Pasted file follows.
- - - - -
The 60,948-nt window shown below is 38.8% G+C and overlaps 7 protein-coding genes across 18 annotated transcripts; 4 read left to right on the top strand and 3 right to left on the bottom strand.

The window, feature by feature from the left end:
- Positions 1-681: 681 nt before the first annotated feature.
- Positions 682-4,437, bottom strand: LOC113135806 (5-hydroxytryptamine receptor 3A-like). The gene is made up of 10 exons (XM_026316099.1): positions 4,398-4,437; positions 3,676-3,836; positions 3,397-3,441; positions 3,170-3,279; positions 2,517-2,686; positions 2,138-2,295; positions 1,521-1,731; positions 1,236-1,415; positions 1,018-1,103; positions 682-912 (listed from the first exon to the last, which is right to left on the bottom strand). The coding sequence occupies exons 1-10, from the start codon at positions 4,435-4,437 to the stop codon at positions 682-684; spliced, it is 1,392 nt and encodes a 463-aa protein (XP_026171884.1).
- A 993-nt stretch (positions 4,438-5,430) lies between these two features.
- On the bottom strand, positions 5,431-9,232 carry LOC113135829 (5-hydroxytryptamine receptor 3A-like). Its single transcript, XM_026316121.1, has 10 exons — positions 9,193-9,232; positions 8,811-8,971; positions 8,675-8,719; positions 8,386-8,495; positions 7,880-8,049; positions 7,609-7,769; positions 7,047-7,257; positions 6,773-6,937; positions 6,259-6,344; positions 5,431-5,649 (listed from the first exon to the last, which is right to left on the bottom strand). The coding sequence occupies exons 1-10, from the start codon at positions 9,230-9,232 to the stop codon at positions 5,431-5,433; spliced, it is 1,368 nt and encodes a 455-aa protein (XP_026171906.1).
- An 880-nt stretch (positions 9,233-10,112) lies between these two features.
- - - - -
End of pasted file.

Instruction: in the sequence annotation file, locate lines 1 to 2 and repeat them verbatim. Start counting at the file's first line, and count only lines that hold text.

The 60,948-nt window shown below is 38.8% G+C and overlaps 7 protein-coding genes across 18 annotated transcripts; 4 read left to right on the top strand and 3 right to left on the bottom strand.

The window, feature by feature from the left end: